BioNTech/Pfizer Raise 2021 Vaccine Production Target

01.04.2021 - Germany’s BioNTech and US drugmaker Pfizer have again corrected upward the 2021 production forecast for their Covid-19 vaccine marketed as Comirnaty. The partners now say they will manufacture an additional 500 million doses this year, lifting the output target to 2.5 billion doses. After last year’s pledge to produce 1.3 billion doses this year, in January they raised the target to 2 billion.

Presenting annual results for 2020, Mainz-based BioNTech said the more optimistic forecast is driven by the optimization of production processes and the recent initiation of production at its Marburg facility in Germany, along with regulatory approval for six dose vials and the expansion of its manufacturing and supplier network. Additional measures and discussions with potential partners to further expand the manufacturing capacity and network are ongoing, it said.

The approvals make BioNTech’s Marburg site – acquired last year from Novartis – one of the largest mRNA vaccine manufacturing sites worldwide with an annual capacity of up to 1 billion. The first batches manufactured at Marburg are expected to be delivered in the second half of April. In the year’s first half, BioNTech plans to produce up to 250 million doses. Together with Pfizer, it has signed orders of 1.4 billion doses for delivery in 2021. Under the revenue splitting agreement, this would generate €9.8 billion in sales for BioNTech.

Discussions over additional dose commitments are in progress, the German biotech said. The US has exercised its option for an additional 100 million doses, bringing its total order to 300 million. The EU has agreed to take an additional 200 million doses, for a total of 500m, with the option to order 100 million more.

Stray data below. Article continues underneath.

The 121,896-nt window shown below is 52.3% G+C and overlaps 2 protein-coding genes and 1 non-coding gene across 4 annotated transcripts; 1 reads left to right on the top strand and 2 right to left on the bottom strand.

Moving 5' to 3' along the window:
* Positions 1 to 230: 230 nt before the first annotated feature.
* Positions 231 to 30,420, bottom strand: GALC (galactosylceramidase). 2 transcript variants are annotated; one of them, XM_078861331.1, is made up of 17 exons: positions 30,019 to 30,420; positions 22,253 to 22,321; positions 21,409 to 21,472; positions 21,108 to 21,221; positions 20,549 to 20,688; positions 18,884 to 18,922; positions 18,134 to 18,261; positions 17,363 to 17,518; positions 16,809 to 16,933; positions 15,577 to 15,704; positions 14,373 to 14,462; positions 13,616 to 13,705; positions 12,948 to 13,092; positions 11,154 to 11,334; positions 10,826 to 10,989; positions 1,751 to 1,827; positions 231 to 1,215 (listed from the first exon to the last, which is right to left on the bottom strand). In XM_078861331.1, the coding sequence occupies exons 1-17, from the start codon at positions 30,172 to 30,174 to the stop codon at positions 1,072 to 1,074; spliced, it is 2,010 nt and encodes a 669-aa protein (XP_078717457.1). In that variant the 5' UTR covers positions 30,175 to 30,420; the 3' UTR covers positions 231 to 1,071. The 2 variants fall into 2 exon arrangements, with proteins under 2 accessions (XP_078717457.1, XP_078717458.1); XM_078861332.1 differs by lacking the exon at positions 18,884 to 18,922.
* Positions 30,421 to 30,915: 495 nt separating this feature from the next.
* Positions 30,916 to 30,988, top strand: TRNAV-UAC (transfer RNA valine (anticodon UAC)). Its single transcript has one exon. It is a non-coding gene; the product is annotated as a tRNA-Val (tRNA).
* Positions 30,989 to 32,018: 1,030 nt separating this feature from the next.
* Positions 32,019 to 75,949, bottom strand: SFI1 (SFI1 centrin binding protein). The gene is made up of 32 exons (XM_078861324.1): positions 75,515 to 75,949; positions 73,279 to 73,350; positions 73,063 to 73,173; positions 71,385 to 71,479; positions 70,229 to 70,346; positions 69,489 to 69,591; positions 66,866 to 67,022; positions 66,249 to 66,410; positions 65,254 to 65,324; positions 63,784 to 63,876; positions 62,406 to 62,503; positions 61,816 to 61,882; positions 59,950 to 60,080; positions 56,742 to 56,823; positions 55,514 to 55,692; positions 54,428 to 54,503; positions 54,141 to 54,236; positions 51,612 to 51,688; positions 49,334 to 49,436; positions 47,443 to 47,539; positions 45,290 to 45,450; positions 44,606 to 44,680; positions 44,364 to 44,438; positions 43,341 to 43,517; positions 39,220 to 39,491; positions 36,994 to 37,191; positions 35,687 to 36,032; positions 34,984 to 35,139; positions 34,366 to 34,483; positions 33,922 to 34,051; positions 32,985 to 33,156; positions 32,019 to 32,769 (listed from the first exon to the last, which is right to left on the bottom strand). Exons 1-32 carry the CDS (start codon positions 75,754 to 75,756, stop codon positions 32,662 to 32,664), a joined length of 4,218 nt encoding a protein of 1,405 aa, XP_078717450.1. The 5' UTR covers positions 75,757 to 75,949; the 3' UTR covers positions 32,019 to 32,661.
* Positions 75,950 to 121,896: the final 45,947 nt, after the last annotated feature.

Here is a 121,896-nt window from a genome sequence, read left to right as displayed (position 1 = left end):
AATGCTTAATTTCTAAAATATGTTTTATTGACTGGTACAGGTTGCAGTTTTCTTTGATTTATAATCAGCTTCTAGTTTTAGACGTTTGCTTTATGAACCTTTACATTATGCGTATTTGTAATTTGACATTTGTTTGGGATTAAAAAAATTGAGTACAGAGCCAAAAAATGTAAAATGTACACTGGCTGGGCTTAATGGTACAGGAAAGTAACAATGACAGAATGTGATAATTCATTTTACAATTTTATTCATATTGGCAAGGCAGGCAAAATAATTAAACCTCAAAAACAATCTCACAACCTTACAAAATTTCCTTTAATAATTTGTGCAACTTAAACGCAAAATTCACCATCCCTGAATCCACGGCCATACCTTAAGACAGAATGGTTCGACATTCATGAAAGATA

BioNTech plans to formulate two alternative versions of the Covid vaccine, freeze-dried and powdered, which could eliminate some of the cold storage drawbacks the shot has faced. The company is fast-tracking development of the new formulations and said it does not currently expect additional clinical studies to be required. Trials with the freeze-dried version could start in April. The European Medicines Agency recently approved transport of the vaccine at minus 15°C, warmer than the original minus 27C.

The year 2020 was a transformational one for the German biotech with the development and approval of its shot, the first mRNA drug in history. “As of March 2021, we had delivered more than 200 million doses of our vaccine to more than 65 countries and regions together with our partners, and we are already seeing the first signs of vaccine associated reduction of Covid-19 cases and mortality in multiple countries,” CEO and co-founder Ugur Sahin said.

For the fourth quarter, the company whose name was on hardly anyone’s lips a year earlier, reported €366.9 million in net profit, compared with a net loss of €58.2 million a year earlier. Net earnings for the full year came in at €15.2 million after a €179.2 million net loss for 2019.

When the coronavirus pandemic no longer commands its full attention, BioNTech has said it wants to use some of the proceeds from vaccine sales to fund research in other fields, including cancer, it its original focus before the virus reared its head. The oncology pipeline has 13 product candidates in 14 ongoing trials. For 2021, the company has budgeted €750 to €850 million.

Author: Dede Williams, Freelance Journalist